I love having The One Who Critfails around, especially with the right GM. Because critical failures are comedy and/or storytelling gold in the hands of a capable game master, and the hilarity increases exponentially with each critical failure.
The ur-example of The One Who Critfails is Jerry Holkins in the Penny Arcade D&D podcasts.
4) The Useless One
To understand The Useless One, you must first have a sound understanding that the enjoyability of a game is dependent on all the characters being able to pull their weight. Sure, you can have your backstory and your character concept—everyone has a right to those. And there’s nothing wrong with a character having some weak points—you wouldn’t need the other players to have your back, otherwise.
But as soon as your character choices begin to lessen the fun of the rest of the party—for example, if your character can be knocked over by a stiff breeze in a firefight because you expended all your points on Knowledge: Matryoshka Dolls even though the GM warned you that you’d be in a South American warzone—then you become The Useless One.
Best case, The Useless One provides flavor to the adventure, like a mascot. This is rare. More common is the worst case scenario, which is when The Useless One is an albatross necklace for the rest of the party, a constant escort mission for the more capable characters.
Note that The Useless One is an intentional state of being. You are not The Useless One if you just haven’t mastered the system you’re playing yet.
5) The Walking Rulebook
Rounding out this first list is The Walking Rulebook. This is the person in the group who has all the rules for the game stored in their head, ready for immediate recall at any moment. There’s a good chance they have most weapon stats stashed up there, too. And it’s not uncommon, after some time familiarizing themselves with the game, for The Walking Rulebook to be able to create a rules-legal character without referencing the character generation chapter at all.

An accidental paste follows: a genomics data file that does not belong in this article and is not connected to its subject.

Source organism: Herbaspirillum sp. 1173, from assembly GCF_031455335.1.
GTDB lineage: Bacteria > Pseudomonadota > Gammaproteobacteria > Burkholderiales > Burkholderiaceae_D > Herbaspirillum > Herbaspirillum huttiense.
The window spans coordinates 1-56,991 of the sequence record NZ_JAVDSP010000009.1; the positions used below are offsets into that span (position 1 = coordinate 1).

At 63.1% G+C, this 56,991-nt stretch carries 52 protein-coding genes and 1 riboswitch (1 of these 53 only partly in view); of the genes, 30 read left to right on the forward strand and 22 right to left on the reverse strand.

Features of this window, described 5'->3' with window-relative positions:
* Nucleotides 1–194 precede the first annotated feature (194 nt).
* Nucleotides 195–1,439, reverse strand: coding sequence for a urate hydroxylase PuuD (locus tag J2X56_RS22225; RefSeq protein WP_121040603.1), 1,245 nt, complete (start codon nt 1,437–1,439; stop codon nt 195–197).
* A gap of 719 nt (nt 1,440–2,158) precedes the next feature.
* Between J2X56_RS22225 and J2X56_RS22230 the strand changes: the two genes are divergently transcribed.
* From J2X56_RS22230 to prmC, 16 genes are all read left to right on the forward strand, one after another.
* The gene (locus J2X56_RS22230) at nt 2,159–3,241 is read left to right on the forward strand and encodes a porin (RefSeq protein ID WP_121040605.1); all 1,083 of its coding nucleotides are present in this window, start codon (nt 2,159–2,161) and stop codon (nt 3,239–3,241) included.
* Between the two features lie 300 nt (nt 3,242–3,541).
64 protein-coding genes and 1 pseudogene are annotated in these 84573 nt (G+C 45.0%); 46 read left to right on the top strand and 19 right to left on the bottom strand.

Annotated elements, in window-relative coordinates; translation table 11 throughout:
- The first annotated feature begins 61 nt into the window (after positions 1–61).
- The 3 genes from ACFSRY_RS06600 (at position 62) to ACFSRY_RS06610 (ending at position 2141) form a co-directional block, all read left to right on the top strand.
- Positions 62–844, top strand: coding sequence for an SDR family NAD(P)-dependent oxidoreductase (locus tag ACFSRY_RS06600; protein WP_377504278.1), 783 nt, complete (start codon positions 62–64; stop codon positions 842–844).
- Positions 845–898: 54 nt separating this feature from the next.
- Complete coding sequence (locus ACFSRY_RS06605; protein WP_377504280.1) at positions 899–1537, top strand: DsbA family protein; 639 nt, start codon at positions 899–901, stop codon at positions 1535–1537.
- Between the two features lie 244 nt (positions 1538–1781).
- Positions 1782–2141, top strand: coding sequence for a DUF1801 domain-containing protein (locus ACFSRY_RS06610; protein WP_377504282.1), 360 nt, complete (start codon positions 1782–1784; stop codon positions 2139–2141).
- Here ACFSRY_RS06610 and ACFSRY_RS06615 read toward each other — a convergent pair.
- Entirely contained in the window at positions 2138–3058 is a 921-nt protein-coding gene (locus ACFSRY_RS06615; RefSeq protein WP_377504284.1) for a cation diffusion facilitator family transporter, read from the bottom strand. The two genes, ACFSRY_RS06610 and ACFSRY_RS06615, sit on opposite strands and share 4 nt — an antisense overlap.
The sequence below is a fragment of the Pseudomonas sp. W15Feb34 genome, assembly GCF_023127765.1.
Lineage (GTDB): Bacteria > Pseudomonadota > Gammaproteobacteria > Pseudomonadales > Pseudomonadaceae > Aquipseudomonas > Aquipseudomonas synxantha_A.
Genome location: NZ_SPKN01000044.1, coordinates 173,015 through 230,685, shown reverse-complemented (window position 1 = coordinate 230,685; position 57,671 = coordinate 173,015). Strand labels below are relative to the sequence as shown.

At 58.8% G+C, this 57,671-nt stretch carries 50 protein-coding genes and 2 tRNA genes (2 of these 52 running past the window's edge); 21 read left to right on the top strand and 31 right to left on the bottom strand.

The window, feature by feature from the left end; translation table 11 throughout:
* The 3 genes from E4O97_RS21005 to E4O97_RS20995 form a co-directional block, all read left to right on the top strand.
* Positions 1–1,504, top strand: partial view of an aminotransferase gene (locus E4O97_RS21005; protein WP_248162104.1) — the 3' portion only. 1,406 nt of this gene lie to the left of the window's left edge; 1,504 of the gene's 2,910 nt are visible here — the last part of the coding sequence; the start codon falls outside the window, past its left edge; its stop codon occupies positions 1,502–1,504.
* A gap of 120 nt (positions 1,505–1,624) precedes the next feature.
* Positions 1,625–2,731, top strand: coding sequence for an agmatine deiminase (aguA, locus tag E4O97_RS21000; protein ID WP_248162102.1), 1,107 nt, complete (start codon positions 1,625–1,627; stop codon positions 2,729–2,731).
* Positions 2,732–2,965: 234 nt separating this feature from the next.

As a GM, this guy is great to have on your side—given a few provisos, a few quid pro quos…
Whether it’s fun to play with The Walking Rulebook is entirely dependent on their personality and flexibility. There are those who are shackled by their encyclopedic knowledge of the game rules, and there are those who are freed.
The Shackled Walking Rulebook does not feel comfortable unless everyone is following all applicable rules to the letter, even if it is to the detriment of other players’ enjoyment. Depending on whether they’re obsessed with system mastery, the Shackled may tip over into rules lawyer territory.
The Freed Walking Rulebook is a fine companion to have. They know all the rules, inside and out. They know them, and are also one hundred percent willing to discard them if they get in the way of the group having fun. That, right there, is a magical combination.
In the next installment of Denizens of Tabletop, I’ll introduce another five archetypes: The New One, The Perma-GM, The Doppelganger, The Theater Major, and—because it has to be done—The Douchebag.
So how about it? Am I missing anybody? If you’ve got another tabletop gamer species, tell me about ’em in the comments! That’s what they’re there for, and I’d love to hear about it.